Medal of Honor (series)

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Medal of Honor is a series of First Person Shooters primarily set in World War II, and is probably the seminal title of this particular genre. Named after the United States' highest military decoration. MoH is known for a deep level of immersion, achieved by subjecting its design staff to actual military training, akin to the experiences of its inspiration, Saving Private Ryan. Steven Spielberg served as director and producer of the first title.

Games in the series

  • Medal of Honor (1999)
  • Medal of Honor: Underground
  • Medal of Honor: Allied Assault (add-ons Spearhead and Breakthrough)
  • Medal of Honor: Frontline
  • Medal of Honor: Rising Sun
  • Medal of Honor: Infiltrator
  • Medal of Honor: Pacific Assault
  • Medal of Honor: European Assault
  • Medal of Honor: Heroes and Heroes 2
  • Medal of Honor: Vanguard
  • Medal of Honor: Airborne
  • Medal of Honor (2010; a modern reboot of the series)
  • Medal of Honor: Warfighter

Though notable in its own right, Medal of Honor is also known for having spawned Infinity Ward, who went on to make the more popular Call of Duty series. A distinct difference between the two is its narrative focus:

  • In Medal of Honor, you often play as a pivotal American frontline soldier in a particular theater of battle. Though More Dakka is generously provided, you often fight alone (main exceptions being Pacific Assault were you control a team of at least three allies, Airborne where you always have a few paratroopers on your side, although apparently they can run out, and the 2010 game, where most missions find you with at least 1 companion). In any case, most of the action serves to drive you from one iconic action scene to another. The series is noted for great realism and respect for real soldiers in real wars.
  • In Call of Duty, playership is usually divided between a number of nationals, and any number of compatriots fighting alongside you. Though just as pivotal in terms of gameplay, more focus is put on your comrades and where you fit into this particular unit. The series, especially the later games, tends to have a far more "arcadey" feel to it, especially apparent in its somewhat bizarre Nazi Zombies survival game mode.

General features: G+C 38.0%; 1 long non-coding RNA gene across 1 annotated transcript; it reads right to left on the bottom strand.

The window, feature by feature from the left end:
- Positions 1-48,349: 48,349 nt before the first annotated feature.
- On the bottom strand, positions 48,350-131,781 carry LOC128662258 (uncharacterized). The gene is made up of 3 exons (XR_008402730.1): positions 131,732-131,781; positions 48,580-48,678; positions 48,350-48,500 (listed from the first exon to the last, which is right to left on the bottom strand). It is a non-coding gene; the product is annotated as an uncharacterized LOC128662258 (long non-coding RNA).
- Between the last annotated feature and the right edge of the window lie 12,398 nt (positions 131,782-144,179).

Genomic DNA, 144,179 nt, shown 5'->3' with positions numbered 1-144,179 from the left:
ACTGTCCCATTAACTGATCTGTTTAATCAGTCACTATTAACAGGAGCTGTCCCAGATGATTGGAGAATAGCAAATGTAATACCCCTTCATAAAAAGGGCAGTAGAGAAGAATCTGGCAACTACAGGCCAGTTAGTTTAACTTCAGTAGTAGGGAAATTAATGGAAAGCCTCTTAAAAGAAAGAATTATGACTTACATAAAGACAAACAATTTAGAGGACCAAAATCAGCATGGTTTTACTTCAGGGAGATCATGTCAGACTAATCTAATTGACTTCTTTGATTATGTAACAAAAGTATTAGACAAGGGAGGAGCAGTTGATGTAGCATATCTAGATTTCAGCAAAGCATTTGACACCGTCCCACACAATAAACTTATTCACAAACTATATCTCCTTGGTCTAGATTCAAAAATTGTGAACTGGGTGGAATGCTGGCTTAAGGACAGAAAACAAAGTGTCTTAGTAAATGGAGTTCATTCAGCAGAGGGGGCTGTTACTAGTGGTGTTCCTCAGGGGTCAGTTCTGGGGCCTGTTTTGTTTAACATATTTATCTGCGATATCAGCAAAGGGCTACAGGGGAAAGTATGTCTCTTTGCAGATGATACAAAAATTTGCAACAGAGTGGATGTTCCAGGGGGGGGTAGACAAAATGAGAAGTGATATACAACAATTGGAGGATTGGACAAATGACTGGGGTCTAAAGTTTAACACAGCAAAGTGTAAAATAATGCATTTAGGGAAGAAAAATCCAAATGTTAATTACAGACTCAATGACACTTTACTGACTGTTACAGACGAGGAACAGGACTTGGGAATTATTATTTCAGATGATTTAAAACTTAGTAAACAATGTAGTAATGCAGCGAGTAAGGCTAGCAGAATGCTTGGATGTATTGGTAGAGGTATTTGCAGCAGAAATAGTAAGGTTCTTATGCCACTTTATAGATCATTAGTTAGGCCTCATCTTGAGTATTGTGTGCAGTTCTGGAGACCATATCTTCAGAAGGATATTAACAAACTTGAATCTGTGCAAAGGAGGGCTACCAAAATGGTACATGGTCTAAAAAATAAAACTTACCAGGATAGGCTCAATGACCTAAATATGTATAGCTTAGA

Tropes used in Medal of Honor (series) include:
  • Absurdly Spacious Sewer: The first game. Mind you, Germany and France did have such sewers.
  • Action Film, Quiet Drama Scene: Done very well in the reboot's 'Leave a Message' trailer.
  • Air Vent Passageway: Allied Assault's second mission had you crawling through the vents, subverted by the fact that when you get out, you're still inside the base you're escaping from. Rather notably, the Germans find out you're in there and actually try to follow you in.
    • The hydroplant level in the first game had a part where an air vent was the only way to get into a room you had to get into, and if the Germans saw or heard you, they'd start pitching grenades in after you.
  • America Wins the War: The first game had you as a member of the OSS supporting the French Resistance and the British. And, of course, you can also play as an American in battles where the US was not involved at all...
    • The events depicted in the most recent game are based -- with some liberties taken, naturally -- off of an actual operation that involved troops from Australia, Britain, Canada, Germany, Denmark, Norway, New Zealand, Afghanistan and the United States. All but the Yanks and Afghans are conspicuously absent.
    • Averted in Warfigher. Due to a global threat called PETN, Tier 1 Operators from around the world are tasked to stop it. Players are confirmed to return to Afghanistan and will also take on the Abu Sayyaf terrorist group in the Philippines.
  • Artificial Brilliance/Artificial Stupidity: Medal of Honor is usually either praised for above-average AI or condemned for generally stupid AI. It's never in between. Though, Germans will dive on top of your grenades to save their fellow soldiers.
  • Authority Equals Asskicking: Sturmgeist in Frontline and the Nemesis Officers and Von Schrader in European Assault can all take significantly more damage that the basic Mooks under their command.
    • The player characters themselves are usually officers in the Allied army and more often or not end up taking on the entire Axis by themselves.
  • Badass: Dusty, from Medal of Honor (2010). Yes, he's based on Dusty Hammer. Yes, he's on the cover art. Yes, he's a Tier 1 operator. But look at his baseball cap in-game. It reads, "FDNY". Was he a firefighter in New York on 9/11 who got pissed off and decided to kick some ass? God, I hope so.
    • Not likely. The game takes place in 2002, so it is VERY unlikely a firefighter at 9/11 joined the army and was accepted into Delta within a single year. It's much more likely that Dusty has/had a relative in the FDNY or is simply honoring them with his headgear.